She’s been watching the blackouts in Gaza and she says the outages there are about a lot more than bombing campaigns. “There has been bombing of cell towers but that in and of itself is not enough to just shut down in the way that we saw … that requires the metaphorical flip of a switch. So, it is. It is a purposeful kind of shutting off.”
That said, even when the Internet is not being intentionally turned off, even at the best of the times, connectivity in Gaza is patchy. And Tawil-Souri says that has more to do with the technology itself. “Palestinian providers are still functioning on a network that was initially able to sustain about 200,000, maybe 300,000 cellular users on the older 2G network,” she said.
She says it is, among other things, a math problem. Today the network is being used by a million more users, but the infrastructure is so old it was built for flip phones. What that means, she said, , is that there is no signal because too many people are trying to use the network at the same time, or you get dropped calls. “They still have dial-up modems there,” she said.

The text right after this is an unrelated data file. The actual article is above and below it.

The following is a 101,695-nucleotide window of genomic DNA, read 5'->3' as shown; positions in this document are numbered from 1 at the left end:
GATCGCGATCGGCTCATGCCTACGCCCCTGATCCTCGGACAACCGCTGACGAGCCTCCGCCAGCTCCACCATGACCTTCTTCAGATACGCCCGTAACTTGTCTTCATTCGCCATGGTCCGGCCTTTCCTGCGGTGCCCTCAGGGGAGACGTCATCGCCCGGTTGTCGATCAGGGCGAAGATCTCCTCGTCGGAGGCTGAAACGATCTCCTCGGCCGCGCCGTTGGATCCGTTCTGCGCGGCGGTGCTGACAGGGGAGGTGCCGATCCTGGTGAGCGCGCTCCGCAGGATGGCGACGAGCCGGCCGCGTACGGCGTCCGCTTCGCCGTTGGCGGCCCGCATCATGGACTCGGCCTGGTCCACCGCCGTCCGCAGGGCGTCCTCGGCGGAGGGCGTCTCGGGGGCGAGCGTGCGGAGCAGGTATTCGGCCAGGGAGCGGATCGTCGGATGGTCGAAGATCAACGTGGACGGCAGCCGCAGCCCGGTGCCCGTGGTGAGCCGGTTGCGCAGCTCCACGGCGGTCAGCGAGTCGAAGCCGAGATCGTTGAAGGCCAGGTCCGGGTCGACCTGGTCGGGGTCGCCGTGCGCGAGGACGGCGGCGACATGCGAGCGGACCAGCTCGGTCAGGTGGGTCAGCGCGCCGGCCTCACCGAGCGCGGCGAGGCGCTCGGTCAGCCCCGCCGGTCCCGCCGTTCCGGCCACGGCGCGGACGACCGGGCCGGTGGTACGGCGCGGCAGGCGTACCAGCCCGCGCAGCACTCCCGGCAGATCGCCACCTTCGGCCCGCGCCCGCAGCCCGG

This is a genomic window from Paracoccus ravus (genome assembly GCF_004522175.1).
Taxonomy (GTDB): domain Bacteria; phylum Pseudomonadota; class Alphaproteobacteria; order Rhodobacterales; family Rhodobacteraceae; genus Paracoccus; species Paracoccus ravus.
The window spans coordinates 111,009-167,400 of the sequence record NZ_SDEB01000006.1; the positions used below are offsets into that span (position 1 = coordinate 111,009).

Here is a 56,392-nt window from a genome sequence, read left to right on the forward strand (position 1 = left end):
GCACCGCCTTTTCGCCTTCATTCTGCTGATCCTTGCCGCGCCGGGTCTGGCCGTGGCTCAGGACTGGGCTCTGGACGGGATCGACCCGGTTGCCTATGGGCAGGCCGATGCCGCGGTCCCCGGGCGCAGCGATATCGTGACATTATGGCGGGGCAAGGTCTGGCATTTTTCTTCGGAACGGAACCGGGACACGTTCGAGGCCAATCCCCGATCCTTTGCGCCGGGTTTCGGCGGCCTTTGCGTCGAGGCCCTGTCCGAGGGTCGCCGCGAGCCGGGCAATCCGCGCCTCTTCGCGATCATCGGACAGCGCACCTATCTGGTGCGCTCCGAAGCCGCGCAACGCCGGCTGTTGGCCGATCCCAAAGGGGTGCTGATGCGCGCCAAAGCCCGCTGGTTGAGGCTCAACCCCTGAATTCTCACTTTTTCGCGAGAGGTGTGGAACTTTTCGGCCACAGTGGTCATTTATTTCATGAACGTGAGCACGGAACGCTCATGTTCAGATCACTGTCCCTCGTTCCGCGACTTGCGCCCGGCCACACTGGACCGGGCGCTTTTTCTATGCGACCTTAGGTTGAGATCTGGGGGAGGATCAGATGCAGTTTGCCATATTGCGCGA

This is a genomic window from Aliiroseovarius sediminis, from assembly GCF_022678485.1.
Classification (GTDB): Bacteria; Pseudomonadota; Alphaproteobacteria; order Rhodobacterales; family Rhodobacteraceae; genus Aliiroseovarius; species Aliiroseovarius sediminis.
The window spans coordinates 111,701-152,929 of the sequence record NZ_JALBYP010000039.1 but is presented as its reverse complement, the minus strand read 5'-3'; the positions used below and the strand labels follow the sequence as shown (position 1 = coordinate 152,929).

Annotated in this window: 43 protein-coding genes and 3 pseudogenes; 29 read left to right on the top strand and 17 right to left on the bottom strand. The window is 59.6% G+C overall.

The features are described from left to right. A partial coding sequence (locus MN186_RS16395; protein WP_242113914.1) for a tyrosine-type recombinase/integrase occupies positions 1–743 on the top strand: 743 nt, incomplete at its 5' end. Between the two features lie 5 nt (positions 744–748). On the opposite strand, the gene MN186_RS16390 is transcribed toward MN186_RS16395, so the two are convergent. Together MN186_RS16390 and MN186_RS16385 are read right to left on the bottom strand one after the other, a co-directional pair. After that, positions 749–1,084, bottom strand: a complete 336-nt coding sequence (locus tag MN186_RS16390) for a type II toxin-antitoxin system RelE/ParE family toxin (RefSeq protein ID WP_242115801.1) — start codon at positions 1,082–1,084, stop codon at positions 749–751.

Abuajwa, the English teacher in Gaza, said when the internet disappears it’s unnerving. “When we don't know what's going on, it’s more scary, basically,” he said. “This lack of internet connection and so on, no one knows about [what Israel is doing]. And that's the issue to begin with. No one knows how bad the situation in Gaza [is] because they can't know when there isn't anyone to report.”
‘Leap of faith’